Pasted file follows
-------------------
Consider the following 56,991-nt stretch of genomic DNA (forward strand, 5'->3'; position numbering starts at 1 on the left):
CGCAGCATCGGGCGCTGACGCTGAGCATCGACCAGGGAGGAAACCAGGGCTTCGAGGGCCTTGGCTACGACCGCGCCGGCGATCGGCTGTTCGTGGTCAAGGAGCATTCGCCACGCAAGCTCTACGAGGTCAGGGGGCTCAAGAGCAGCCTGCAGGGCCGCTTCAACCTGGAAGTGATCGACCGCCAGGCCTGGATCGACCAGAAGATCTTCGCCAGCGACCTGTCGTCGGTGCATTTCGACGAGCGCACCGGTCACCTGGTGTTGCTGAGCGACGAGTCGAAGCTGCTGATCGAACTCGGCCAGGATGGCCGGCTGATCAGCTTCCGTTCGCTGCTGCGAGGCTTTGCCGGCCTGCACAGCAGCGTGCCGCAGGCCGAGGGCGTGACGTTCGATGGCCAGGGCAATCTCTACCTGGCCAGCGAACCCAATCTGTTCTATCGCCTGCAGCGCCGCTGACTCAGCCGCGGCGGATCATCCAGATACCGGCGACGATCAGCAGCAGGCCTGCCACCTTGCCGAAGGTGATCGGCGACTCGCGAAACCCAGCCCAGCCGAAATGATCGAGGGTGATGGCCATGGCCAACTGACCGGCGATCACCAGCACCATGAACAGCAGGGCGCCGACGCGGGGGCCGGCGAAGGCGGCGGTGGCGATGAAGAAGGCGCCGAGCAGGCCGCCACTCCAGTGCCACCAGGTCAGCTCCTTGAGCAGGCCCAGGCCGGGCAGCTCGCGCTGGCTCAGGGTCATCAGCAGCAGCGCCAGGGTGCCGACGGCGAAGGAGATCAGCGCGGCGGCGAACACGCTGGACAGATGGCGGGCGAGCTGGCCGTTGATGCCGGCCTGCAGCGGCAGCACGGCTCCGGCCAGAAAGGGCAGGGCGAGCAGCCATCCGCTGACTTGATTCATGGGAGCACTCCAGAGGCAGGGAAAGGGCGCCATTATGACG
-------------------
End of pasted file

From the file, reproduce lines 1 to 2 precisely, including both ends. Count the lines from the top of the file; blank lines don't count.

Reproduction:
Consider the following 56,991-nt stretch of genomic DNA (forward strand, 5'->3'; position numbering starts at 1 on the left):
CGCAGCATCGGGCGCTGACGCTGAGCATCGACCAGGGAGGAAACCAGGGCTTCGAGGGCCTTGGCTACGACCGCGCCGGCGATCGGCTGTTCGTGGTCAAGGAGCATTCGCCACGCAAGCTCTACGAGGTCAGGGGGCTCAAGAGCAGCCTGCAGGGCCGCTTCAACCTGGAAGTGATCGACCGCCAGGCCTGGATCGACCAGAAGATCTTCGCCAGCGACCTGTCGTCGGTGCATTTCGACGAGCGCACCGGTCACCTGGTGTTGCTGAGCGACGAGTCGAAGCTGCTGATCGAACTCGGCCAGGATGGCCGGCTGATCAGCTTCCGTTCGCTGCTGCGAGGCTTTGCCGGCCTGCACAGCAGCGTGCCGCAGGCCGAGGGCGTGACGTTCGATGGCCAGGGCAATCTCTACCTGGCCAGCGAACCCAATCTGTTCTATCGCCTGCAGCGCCGCTGACTCAGCCGCGGCGGATCATCCAGATACCGGCGACGATCAGCAGCAGGCCTGCCACCTTGCCGAAGGTGATCGGCGACTCGCGAAACCCAGCCCAGCCGAAATGATCGAGGGTGATGGCCATGGCCAACTGACCGGCGATCACCAGCACCATGAACAGCAGGGCGCCGACGCGGGGGCCGGCGAAGGCGGCGGTGGCGATGAAGAAGGCGCCGAGCAGGCCGCCACTCCAGTGCCACCAGGTCAGCTCCTTGAGCAGGCCCAGGCCGGGCAGCTCGCGCTGGCTCAGGGTCATCAGCAGCAGCGCCAGGGTGCCGACGGCGAAGGAGATCAGCGCGGCGGCGAACACGCTGGACAGATGGCGGGCGAGCTGGCCGTTGATGCCGGCCTGCAGCGGCAGCACGGCTCCGGCCAGAAAGGGCAGGGCGAGCAGCCATCCGCTGACTTGATTCATGGGAGCACTCCAGAGGCAGGGAAAGGGCGCCATTATGACG